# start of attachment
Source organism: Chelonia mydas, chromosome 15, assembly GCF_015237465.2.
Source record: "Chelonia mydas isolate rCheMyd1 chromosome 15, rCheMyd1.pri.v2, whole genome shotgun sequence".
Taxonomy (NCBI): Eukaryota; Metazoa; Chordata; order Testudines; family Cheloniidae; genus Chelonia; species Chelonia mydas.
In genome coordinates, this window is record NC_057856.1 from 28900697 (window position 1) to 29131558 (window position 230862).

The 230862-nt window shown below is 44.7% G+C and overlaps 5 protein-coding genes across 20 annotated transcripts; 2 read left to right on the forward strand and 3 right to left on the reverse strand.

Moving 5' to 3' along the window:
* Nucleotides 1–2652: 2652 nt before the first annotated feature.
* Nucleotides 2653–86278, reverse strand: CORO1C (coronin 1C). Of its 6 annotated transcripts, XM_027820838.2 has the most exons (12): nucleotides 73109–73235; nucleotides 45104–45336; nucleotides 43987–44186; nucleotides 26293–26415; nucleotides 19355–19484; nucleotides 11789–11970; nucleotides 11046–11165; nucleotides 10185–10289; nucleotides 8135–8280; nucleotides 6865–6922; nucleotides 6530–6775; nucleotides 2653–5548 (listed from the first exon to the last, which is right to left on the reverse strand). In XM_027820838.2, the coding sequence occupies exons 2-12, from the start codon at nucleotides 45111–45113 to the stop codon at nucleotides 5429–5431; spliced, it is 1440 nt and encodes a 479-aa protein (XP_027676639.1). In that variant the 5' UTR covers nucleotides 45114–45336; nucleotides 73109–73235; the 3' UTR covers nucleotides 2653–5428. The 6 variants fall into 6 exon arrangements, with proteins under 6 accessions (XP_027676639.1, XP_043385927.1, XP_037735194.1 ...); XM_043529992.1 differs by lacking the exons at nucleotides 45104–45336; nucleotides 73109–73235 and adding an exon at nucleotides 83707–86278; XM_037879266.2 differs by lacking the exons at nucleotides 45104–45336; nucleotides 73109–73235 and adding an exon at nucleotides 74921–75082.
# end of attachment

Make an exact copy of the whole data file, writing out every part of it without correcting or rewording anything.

Source organism: Chelonia mydas, chromosome 15, assembly GCF_015237465.2.
Source record: "Chelonia mydas isolate rCheMyd1 chromosome 15, rCheMyd1.pri.v2, whole genome shotgun sequence".
Taxonomy (NCBI): Eukaryota; Metazoa; Chordata; order Testudines; family Cheloniidae; genus Chelonia; species Chelonia mydas.
In genome coordinates, this window is record NC_057856.1 from 28900697 (window position 1) to 29131558 (window position 230862).

The 230862-nt window shown below is 44.7% G+C and overlaps 5 protein-coding genes across 20 annotated transcripts; 2 read left to right on the forward strand and 3 right to left on the reverse strand.

Moving 5' to 3' along the window:
* Nucleotides 1–2652: 2652 nt before the first annotated feature.
* Nucleotides 2653–86278, reverse strand: CORO1C (coronin 1C). Of its 6 annotated transcripts, XM_027820838.2 has the most exons (12): nucleotides 73109–73235; nucleotides 45104–45336; nucleotides 43987–44186; nucleotides 26293–26415; nucleotides 19355–19484; nucleotides 11789–11970; nucleotides 11046–11165; nucleotides 10185–10289; nucleotides 8135–8280; nucleotides 6865–6922; nucleotides 6530–6775; nucleotides 2653–5548 (listed from the first exon to the last, which is right to left on the reverse strand). In XM_027820838.2, the coding sequence occupies exons 2-12, from the start codon at nucleotides 45111–45113 to the stop codon at nucleotides 5429–5431; spliced, it is 1440 nt and encodes a 479-aa protein (XP_027676639.1). In that variant the 5' UTR covers nucleotides 45114–45336; nucleotides 73109–73235; the 3' UTR covers nucleotides 2653–5428. The 6 variants fall into 6 exon arrangements, with proteins under 6 accessions (XP_027676639.1, XP_043385927.1, XP_037735194.1 ...); XM_043529992.1 differs by lacking the exons at nucleotides 45104–45336; nucleotides 73109–73235 and adding an exon at nucleotides 83707–86278; XM_037879266.2 differs by lacking the exons at nucleotides 45104–45336; nucleotides 73109–73235 and adding an exon at nucleotides 74921–75082.